Black Mountain rises abruptly from the West River in Dummerston to a horseshoe ridge with a summit of 1,280 feet. The mountain originated as a mass of molten rock deep beneath the surface of the earth between 345 and 395 million years ago. Erosion has exposed the granite that forms the core of the mountain.
From the preserve's trailhead, the path up Black Mountain climbs for more than a quarter mile in a very clearly defined stair-like pattern over a set of ancient floodplain terraces. Some of the terraces represent the shore of ancient Lake Hitchcock, the great glacial lake that ran much of the length of the Connecticut and West Rivers at the end of the ice age. From the top of the mountain, there are views as far as New Hampshire's Mount Monadnock and into the river valleys.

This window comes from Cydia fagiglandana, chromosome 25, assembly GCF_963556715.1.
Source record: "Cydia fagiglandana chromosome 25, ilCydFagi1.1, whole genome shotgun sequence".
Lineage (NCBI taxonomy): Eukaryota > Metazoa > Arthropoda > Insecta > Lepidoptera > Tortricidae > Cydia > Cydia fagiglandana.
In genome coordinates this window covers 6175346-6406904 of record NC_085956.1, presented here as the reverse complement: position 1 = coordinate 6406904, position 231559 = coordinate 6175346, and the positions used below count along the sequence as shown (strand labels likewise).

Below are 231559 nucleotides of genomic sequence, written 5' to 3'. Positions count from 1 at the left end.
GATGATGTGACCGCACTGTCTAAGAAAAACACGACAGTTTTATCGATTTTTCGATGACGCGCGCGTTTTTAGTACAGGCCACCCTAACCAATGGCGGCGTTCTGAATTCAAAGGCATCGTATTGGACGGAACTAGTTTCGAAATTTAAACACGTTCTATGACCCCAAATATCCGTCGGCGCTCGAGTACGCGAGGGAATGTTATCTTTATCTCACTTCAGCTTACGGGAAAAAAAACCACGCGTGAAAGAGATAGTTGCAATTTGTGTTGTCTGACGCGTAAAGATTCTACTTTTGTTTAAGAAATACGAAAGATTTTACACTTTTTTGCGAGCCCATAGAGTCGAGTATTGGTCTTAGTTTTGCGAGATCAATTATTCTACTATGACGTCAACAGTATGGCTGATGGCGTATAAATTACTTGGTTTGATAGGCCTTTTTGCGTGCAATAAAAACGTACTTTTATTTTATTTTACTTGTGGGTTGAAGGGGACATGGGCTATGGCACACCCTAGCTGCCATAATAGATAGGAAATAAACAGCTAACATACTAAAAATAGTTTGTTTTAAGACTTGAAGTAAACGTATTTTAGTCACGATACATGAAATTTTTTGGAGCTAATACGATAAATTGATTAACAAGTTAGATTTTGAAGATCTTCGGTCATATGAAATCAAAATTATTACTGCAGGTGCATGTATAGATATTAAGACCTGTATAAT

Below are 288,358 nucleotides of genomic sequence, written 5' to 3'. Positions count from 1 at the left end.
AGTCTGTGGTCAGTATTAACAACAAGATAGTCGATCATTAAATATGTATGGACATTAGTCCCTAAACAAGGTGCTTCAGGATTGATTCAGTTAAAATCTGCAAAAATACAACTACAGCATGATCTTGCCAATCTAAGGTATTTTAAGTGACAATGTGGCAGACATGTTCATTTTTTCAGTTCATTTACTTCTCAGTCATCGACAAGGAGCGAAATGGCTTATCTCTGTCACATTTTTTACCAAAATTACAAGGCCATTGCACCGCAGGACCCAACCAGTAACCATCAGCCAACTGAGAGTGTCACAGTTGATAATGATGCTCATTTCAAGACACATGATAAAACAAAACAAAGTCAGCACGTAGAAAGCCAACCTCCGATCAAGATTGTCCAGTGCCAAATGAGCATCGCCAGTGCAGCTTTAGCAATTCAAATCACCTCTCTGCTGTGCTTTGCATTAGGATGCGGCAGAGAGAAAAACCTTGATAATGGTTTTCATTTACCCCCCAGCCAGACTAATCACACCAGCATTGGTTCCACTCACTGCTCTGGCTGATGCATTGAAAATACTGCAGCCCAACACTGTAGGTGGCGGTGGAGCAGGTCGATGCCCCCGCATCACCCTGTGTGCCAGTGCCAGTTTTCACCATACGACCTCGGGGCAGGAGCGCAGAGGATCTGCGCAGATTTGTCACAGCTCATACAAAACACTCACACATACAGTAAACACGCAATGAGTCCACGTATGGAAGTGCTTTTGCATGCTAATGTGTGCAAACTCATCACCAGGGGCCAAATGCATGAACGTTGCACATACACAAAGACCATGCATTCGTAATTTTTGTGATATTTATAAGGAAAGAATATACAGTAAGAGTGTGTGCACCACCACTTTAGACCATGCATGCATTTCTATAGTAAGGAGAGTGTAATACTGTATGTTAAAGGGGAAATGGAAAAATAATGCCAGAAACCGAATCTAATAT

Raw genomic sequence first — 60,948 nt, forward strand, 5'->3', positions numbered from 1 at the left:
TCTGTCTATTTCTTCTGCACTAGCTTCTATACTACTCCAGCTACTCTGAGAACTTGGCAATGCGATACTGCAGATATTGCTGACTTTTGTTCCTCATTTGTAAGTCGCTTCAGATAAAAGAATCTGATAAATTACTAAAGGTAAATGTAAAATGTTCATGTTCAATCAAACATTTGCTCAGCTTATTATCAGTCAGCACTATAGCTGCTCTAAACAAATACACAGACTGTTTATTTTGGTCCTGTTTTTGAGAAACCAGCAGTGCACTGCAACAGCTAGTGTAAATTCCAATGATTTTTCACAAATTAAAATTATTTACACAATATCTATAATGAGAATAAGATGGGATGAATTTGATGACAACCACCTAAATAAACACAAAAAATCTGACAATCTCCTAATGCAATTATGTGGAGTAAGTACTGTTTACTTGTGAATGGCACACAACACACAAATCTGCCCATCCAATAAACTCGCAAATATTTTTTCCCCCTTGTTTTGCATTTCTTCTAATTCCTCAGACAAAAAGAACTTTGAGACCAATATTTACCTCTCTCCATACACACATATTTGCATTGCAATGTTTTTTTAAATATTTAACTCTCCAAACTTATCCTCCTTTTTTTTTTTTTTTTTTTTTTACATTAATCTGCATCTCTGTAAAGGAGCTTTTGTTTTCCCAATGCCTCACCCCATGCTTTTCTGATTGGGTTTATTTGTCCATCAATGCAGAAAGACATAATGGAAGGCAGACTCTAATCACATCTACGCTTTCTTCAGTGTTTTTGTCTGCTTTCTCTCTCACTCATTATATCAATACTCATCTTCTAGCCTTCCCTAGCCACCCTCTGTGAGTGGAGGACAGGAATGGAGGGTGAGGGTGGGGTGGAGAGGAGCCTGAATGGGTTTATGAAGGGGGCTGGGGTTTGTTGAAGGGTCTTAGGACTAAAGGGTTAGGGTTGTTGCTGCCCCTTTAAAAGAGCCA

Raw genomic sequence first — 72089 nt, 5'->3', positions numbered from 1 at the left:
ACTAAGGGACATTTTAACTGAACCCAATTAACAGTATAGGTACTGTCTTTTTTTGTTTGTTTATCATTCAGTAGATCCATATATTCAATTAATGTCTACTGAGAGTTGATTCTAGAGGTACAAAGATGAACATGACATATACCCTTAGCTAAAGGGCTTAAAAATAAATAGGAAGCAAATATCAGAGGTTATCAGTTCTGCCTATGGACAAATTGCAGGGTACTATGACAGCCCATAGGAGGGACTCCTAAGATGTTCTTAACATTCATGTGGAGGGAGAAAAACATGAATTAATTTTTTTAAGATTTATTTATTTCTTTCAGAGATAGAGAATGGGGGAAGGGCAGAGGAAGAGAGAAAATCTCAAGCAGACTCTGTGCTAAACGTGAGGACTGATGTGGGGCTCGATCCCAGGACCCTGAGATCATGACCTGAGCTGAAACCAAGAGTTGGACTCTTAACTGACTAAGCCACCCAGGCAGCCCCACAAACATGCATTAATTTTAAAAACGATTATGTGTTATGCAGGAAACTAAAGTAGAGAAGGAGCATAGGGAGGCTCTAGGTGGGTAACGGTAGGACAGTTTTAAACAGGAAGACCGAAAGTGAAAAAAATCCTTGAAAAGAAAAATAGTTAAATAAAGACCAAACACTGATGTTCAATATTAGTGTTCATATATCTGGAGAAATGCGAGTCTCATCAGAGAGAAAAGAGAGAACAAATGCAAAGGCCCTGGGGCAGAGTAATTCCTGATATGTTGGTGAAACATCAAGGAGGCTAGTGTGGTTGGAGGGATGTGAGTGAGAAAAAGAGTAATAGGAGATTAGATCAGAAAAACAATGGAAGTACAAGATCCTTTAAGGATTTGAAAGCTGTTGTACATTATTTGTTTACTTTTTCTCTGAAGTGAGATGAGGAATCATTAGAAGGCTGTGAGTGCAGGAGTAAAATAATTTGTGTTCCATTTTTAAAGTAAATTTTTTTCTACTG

Why the Conservancy Selected This Site
The complex of dry ridge-top communities on Black Mountain’s rugged granite contours is exemplary for the region.
What the Conservancy is Doing
The Nature Conservancy recently purchased an additional 2 parcels totalling 251 acres on the mountain, nearly doubling the amount of protected lands here to 593 acres.